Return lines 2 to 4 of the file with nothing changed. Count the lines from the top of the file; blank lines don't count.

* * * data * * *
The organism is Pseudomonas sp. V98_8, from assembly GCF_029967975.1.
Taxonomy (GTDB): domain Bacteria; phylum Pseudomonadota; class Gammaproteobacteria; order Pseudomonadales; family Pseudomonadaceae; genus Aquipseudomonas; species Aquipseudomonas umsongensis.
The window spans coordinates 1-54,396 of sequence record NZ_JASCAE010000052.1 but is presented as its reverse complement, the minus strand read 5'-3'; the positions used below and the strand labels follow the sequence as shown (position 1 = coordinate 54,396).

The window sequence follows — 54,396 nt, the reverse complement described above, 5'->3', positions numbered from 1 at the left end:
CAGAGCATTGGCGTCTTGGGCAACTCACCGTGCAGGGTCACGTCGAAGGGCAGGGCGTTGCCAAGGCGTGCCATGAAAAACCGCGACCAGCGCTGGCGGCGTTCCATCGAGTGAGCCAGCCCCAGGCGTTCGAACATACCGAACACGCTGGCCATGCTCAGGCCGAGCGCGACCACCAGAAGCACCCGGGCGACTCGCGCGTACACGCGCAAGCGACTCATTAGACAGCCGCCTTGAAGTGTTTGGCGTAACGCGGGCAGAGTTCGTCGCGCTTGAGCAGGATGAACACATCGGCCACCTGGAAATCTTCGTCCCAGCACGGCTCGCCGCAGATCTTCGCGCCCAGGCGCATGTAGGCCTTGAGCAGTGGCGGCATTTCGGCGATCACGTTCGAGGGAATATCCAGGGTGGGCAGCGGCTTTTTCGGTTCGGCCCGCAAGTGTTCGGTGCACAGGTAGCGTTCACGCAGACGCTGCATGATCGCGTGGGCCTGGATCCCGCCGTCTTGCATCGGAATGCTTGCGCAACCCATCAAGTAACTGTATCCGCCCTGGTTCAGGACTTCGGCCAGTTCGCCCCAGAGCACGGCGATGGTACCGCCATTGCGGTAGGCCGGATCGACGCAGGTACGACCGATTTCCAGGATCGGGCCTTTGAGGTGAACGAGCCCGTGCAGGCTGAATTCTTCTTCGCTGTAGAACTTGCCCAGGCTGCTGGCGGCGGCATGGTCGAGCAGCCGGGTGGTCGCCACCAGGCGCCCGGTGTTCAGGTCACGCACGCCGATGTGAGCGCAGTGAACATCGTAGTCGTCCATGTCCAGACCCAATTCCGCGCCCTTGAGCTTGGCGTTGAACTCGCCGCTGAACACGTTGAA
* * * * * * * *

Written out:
Taxonomy (GTDB): domain Bacteria; phylum Pseudomonadota; class Gammaproteobacteria; order Pseudomonadales; family Pseudomonadaceae; genus Aquipseudomonas; species Aquipseudomonas umsongensis.
The window spans coordinates 1-54,396 of sequence record NZ_JASCAE010000052.1 but is presented as its reverse complement, the minus strand read 5'-3'; the positions used below and the strand labels follow the sequence as shown (position 1 = coordinate 54,396).

The window sequence follows — 54,396 nt, the reverse complement described above, 5'->3', positions numbered from 1 at the left end: